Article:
Re:What about flat cards? (0)

Anonymous Coward | about 6 months ago | (#47233831)

That's not your problem. Go to the restaurant, eat your meal, and when it comes time to pay, just hand over the card.

If they can't process it through no fault of your own and you don't have any other means of payment, what are they going to do?

Re:What about flat cards? (1)

reanjr (588767) | about 6 months ago | (#47234005)

The imprint is for convenience only. There's nothing stopping the merchant from just writing in the info in ink pen. This is perfectly valid and will be honored by the card processor. I suppose it MIGHT take a bit more time to get processed if they're using OCR or some such thing, but most likely they hire teams of data entry drones with mad 10-key skills.

It's written in by hand (5, Insightful)

SuperBanana (662181) | about 6 months ago | (#47234023)

The slip's form fields align with a credit card, but that doesn't mean the waitstaff can't write it in by hand. Impressions just made it faster, and gave some limited proof of "card presence."

Also, why would you eat at PF Changs? PF Chang's is for people too afraid (to be polite) to step into the local Asian restaurants. It's overpriced low-to-mid-tier produce/meat with a sauce that came out of a can. If you're lucky, that can says "PF Changs teriyaki sauce", not "Sysco teriyaki sauce."

I once ate there and the waiter actually felt it necessary to tell us that "soy sauce is like salt for chinese food."

Stop eating at chain restaurants. They suck - the food's bad, they run the local non-chains out of business - and they prey upon people who want bland consistency. Live a little. Support the local economy. Etc.

Re:It's written in by hand (0)

Anonymous Coward | about 6 months ago | (#47234895)

The slip's form fields align with a credit card, but that doesn't mean the waitstaff can't write it in by hand. Impressions just made it faster, and gave some limited proof of "card presence."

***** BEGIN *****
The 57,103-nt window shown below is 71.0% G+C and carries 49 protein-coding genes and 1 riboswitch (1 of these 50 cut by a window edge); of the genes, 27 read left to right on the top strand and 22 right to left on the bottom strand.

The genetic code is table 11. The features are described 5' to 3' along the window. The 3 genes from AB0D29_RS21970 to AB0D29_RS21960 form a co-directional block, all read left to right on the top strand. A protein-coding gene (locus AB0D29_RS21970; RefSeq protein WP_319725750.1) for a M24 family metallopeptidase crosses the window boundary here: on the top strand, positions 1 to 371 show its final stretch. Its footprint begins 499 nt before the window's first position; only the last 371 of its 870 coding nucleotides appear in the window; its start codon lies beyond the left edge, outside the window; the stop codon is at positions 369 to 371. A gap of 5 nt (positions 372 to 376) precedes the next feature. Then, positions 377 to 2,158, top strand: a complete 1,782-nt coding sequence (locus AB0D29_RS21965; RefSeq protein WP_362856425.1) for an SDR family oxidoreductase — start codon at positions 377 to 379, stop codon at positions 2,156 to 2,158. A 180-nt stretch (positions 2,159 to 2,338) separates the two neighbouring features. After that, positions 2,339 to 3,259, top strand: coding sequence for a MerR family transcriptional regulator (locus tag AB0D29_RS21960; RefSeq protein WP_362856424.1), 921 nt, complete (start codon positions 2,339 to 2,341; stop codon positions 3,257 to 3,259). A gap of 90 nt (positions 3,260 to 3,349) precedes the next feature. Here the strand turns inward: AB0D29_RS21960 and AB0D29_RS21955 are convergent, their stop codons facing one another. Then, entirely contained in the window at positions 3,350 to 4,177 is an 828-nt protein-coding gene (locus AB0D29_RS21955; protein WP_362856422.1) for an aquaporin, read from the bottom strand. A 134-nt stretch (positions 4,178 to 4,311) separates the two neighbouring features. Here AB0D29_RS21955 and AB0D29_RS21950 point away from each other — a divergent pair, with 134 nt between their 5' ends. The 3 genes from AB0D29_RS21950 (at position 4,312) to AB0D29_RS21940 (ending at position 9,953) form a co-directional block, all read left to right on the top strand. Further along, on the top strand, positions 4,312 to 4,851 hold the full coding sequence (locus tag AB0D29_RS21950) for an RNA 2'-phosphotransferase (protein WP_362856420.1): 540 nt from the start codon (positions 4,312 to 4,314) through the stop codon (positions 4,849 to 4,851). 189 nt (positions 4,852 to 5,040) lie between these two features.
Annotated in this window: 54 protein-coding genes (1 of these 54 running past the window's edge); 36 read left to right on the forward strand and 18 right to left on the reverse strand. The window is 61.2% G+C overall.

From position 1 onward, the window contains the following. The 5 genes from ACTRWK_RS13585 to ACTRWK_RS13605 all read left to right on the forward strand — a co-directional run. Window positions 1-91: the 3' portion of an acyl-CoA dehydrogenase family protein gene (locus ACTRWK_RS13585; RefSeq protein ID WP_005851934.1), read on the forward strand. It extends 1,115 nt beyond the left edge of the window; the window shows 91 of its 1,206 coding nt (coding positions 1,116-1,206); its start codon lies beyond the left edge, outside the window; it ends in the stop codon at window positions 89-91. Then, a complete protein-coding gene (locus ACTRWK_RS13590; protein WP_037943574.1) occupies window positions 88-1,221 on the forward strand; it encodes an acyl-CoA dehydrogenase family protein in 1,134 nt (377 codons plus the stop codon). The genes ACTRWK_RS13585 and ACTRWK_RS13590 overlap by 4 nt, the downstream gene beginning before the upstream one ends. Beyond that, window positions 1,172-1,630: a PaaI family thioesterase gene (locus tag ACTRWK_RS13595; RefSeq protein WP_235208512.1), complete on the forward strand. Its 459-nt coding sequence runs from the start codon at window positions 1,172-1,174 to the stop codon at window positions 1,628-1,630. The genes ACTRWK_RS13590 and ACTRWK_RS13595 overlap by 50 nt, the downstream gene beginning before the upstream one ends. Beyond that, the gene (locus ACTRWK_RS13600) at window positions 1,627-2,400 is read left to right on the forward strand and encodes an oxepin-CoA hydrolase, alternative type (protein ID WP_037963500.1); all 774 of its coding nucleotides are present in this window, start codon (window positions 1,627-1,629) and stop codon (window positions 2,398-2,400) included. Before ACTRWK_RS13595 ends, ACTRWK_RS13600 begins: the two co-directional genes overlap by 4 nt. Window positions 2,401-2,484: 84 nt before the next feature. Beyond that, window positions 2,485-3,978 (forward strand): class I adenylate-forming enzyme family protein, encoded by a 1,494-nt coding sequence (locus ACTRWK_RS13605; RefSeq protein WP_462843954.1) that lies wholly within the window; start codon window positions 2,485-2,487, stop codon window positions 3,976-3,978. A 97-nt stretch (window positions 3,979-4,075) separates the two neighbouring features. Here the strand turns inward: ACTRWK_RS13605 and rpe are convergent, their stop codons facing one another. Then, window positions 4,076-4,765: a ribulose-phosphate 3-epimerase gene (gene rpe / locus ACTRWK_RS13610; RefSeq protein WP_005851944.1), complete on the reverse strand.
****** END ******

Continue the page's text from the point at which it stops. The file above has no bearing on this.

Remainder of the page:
Also, why would you eat at PF Changs? PF Chang's is for people too afraid (to be polite) to step into the local Asian restaurants. It's overpriced low-to-mid-tier produce/meat with a sauce that came out of a can. If you're lucky, that can says "PF Changs teriyaki sauce", not "Sysco teriyaki sauce."

I once ate there and the waiter actually felt it necessary to tell us that "soy sauce is like salt for chinese food."

Stop eating at chain restaurants. They suck - the food's bad, they run the local non-chains out of business - and they prey upon people who want bland consistency. Live a little. Support the local economy. Etc.

I have to say that my waiter at PF Changs in Boston commented that soy sauce was like liquid salt. This was a totally unprovoked comment as I knew what soy sauce was and hadn't inquired about it. He also said that everything tastes the same because everything is fried in oyster oil. When I ordered a shot of bourbon before my meal, he said PF Changs wouldn't sell me a shot for any amount of money, but I could have it on the rocks. I also feel it is necessary to state that this was over 10 years ago, and my only visit to PF Changs.... and sorry for the unrelated comment.

Non-imprintable Cards (2)

coop999 (593964) | about 6 months ago | (#47233349)

One of my cards was reissued without raised digits on it about 3 years ago, so this plan might not work out so well for them. Also, I wonder how many of the 19 year-olds working there's minds just got blown by the swipe machine and now know why credit cards (used to) have raised digits.

Re:Non-imprintable Cards (-1)

Anonymous Coward | about 6 months ago | (#47233467)

um, that's more of a you problem and them. The vast majority of credit cards have raised digits.

Not Clueless (0, Insightful)

Anonymous Coward | about 6 months ago | (#47233363)

This response is not necessarily clueless. How much values does the chain derive from electronic processing? If it is less than the cost of securing their systems then going back to paper is a smart tactic.

There are lots of cases where sensitive records are needlessly computerized. For example, I just had a discussion with my local blood bank. They have federal requirements to record your identity in order to track you down if someone finds a problem with your blood. So they put it in a computer and when you ask about security they give you the same line that Target and PF Changs, and Neiman Marcus, and pretty much everybody gives you when you ask - that security is important to them and that they've taken precautions to protect it.

But the thing is, they don't need to computerize my identity. It is one of those write-once, read rarely pieces of data because the number of times they have to find someone because of bad blood is tiny compared to the number of donations they get. They could just write it down and file it in a literal filing cabinet and then give me a donor-id to use when making donations. Let the computers use the donor-id for scheduling and all the other stuff that happens frequently, but in that rare case when they have to actually find out who I really am, an extra 5 minutes to go look in the filing cabinet won't be a burden.

I'm not saying that all sensitive information should only be stored on paper, but I am saying we ought to be asking what info really benefits from being stored electronically and is the benefit really greater than the risks?